The opinion of the court was delivered by: Ronald L. Ellis, United States Magistrate Judge
Plaintiff Robert Thomas ("Thomas") brings this pro se action against numerous defendants under 42 U.S.C. § 1983 for alleged civil rights violations. On June 27, 2006, his application to proceed in forma pauperis was granted. Pending before this Court is Thomas's application for appointment of counsel. For the reasons which follow, Thomas's request for counsel is GRANTED.
Civil litigants, unlike criminal defendants, do not have a constitutional right to the appointment of counsel. However, under 28 U.S.C. § 1915(e)(1), "[t]he court may request an attorney to represent any person unable to afford counsel." In determining whether to appoint counsel for an indigent civil litigant, the Court considers numerous factors, and "exercises substantial discretion, subject to the requirement that it be guided by sound legal principles." Cooper v. A. Sargenti Co., 877 F.2d 170, 172 (2d Cir. 1989) (citations omitted). The Court's first inquiry is whether plaintiff can afford to obtain counsel. See Terminate Control Corp. v. Horowitz, 28 F.3d 1335, 1341 (2d Cir. 1994). If the Court finds that a plaintiff cannot afford counsel, it must then examine the merits of the case and "determine whether the indigent's position seems likely to be of substance." Hodge v. Police Officers, 802 F.2d 58, 61 (2d Cir. 1986). Once an initial determination has been made as to indigence and merit, the Court has discretion to consider the following factors: 1) the indigent's ability to investigate the crucial facts; 2) whether conflicting evidence implicating the need for cross-examination will be the major proof presented to the factfinder; 3) the indigent's ability to present the case; 4) the complexity of the legal issues; and 5) any special reason why appointment of counsel would be more likely to lead to a just determination. Id. at 61-62.
Thomas satisfies the threshold requirements of indigence and merit. The indigence requirement is met insofar as the same factors considered in granting him permission to proceed in forma pauperis establish his inability to afford counsel. Thomas's complaint alleges various civil rights violations under 42 U.S.C. § 1983. Specifically, he alleges that five police officers applied excessive force during his arrest on September 15, 2004, when they surrounded his vehicle, broke his window and pulled him out of the window, and beat him. He sustained injuries to his wrist, which required twenty stitches; his head, which required ten stitches; and his lower back. The defendants deny the allegations asserting any injuries sustained resulted from Thomas's own culpable or negligent conduct and that he provoked the incident.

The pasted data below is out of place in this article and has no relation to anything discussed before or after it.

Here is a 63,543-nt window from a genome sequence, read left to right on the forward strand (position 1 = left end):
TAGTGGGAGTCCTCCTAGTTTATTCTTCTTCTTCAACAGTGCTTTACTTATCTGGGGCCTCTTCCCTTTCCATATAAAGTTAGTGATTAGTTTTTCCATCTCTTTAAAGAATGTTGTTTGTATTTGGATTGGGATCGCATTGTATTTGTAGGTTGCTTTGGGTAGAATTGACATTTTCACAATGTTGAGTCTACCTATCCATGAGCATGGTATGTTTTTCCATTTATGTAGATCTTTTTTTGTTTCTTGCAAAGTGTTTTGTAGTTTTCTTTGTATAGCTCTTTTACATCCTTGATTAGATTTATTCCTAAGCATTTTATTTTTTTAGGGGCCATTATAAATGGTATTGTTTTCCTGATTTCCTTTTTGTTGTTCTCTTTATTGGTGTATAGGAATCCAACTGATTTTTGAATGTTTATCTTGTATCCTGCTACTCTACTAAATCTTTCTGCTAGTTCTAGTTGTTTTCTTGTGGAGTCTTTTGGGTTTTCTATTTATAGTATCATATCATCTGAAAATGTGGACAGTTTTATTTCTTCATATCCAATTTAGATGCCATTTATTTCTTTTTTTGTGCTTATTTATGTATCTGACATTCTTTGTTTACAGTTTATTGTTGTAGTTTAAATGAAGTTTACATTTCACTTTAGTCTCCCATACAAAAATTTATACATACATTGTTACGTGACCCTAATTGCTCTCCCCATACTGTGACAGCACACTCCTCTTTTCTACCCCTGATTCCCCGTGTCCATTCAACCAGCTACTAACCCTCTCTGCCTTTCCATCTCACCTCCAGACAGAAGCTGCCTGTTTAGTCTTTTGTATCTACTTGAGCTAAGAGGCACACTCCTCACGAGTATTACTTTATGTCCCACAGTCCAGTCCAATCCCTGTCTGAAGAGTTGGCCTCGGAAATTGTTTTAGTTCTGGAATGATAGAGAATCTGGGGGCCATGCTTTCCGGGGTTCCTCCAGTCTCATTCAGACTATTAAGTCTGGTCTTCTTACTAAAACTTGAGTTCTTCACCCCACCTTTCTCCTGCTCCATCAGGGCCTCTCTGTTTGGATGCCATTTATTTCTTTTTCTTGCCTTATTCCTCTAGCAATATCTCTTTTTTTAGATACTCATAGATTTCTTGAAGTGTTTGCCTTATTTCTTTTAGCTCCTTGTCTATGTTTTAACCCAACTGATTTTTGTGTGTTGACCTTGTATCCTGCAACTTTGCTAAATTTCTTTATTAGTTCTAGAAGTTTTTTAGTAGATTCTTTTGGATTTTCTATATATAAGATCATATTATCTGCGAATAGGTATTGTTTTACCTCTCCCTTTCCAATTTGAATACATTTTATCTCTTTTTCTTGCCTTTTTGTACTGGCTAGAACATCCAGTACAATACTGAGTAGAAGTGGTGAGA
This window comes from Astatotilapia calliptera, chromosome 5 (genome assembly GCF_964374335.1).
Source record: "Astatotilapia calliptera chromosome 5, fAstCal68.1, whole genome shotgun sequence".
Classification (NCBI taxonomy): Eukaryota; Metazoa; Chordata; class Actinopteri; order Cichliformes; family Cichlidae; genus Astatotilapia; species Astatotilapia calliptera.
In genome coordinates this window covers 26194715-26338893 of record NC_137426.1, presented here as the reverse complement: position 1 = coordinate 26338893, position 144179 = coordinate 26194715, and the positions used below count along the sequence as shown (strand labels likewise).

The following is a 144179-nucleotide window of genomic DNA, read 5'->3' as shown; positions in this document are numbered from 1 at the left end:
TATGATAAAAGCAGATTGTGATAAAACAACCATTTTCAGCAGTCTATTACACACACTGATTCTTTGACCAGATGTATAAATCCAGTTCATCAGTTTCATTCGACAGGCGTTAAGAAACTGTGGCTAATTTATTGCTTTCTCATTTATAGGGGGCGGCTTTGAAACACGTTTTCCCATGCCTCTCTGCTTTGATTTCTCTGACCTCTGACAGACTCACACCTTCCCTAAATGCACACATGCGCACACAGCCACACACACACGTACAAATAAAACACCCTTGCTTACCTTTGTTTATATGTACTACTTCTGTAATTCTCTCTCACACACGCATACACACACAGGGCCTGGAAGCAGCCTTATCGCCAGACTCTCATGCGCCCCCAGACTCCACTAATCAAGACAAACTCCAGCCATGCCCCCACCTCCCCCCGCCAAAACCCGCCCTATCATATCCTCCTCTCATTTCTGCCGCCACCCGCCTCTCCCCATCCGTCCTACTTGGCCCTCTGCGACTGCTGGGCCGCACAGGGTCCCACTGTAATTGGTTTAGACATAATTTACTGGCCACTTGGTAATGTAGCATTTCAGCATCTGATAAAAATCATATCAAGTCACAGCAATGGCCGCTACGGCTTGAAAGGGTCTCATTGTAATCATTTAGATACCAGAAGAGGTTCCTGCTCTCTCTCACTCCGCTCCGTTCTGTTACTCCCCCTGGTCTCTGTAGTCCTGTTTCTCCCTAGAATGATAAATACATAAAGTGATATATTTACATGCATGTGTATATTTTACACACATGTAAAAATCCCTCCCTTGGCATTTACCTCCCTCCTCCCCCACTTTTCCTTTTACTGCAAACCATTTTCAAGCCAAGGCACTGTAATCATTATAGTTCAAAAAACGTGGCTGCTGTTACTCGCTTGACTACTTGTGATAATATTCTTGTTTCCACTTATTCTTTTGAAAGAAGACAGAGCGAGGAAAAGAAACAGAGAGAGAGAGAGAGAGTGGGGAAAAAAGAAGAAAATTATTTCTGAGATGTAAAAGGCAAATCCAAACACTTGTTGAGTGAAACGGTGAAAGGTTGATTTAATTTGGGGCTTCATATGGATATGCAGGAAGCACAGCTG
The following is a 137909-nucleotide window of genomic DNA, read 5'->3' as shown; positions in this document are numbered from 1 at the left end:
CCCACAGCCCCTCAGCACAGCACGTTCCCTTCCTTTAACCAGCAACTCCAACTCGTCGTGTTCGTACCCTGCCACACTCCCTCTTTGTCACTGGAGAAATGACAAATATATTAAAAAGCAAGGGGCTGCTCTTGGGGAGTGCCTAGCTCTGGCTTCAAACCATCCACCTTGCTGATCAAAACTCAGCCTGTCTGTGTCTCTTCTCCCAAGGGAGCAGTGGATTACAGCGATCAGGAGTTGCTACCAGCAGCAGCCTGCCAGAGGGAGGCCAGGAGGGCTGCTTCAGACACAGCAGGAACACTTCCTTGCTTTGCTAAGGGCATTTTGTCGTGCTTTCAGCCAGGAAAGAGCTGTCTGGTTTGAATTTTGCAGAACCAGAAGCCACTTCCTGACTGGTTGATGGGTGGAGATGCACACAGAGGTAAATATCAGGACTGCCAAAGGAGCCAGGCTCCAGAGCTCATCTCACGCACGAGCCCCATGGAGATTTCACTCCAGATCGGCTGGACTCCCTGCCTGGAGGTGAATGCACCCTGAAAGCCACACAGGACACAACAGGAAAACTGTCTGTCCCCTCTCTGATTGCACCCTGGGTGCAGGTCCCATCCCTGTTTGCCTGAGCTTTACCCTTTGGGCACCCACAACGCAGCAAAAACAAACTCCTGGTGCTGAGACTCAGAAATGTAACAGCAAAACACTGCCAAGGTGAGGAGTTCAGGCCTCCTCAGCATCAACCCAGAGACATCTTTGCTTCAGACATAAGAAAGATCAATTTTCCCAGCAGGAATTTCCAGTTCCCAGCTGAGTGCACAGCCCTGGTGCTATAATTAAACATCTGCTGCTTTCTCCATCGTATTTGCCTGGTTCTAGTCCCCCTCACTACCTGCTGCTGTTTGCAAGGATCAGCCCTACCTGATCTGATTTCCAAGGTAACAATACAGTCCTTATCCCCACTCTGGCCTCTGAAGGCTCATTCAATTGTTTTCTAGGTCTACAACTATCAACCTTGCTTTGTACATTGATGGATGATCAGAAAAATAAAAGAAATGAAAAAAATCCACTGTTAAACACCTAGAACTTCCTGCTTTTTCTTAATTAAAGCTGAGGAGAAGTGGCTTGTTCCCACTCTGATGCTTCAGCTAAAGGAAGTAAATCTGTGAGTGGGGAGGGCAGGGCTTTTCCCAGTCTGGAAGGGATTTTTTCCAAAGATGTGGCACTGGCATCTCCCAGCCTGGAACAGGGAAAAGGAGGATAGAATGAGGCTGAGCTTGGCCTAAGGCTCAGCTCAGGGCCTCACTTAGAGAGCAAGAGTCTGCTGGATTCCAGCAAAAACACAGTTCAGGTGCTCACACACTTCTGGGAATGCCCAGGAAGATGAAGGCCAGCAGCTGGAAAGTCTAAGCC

In his application for counsel, Thomas maintains that he lacks the ability to litigate his case because he has a third grade education and can barely read or understand what he is reading. In support of his contention, Thomas submitted an Inmate Progress Report from his teacher at Sing Sing Correctional Facility which indicates that his reading level is 3.3. He further claims that his teacher has helped him write previous letters to the Court. This Court finds that Thomas's reading and writing substantially hinder his ability to litigate this case. After careful review of Thomas's application, the Court finds that the presence of counsel will assist in reaching a just result. Accordingly, Thomas's application for counsel is GRANTED.
The Pro Se Office shall add this action to the list of cases eligible for appointment of counsel, and attempt to procure counsel for Thomas in accordance with the Pro Bono Panel's procedures. If counsel cannot be appointment, Thomas shall litigate this action by proceeding pro se. Thomas is directed to contact the Pro Se Office for further assistance. All discovery shall be completed by July 30, 2007, and the final pretrial order shall be due on August 30, 2007.
SO ORDERED this 27th day of March 2007
The Honorable Ronald L. Ellis United States Magistrate Judge
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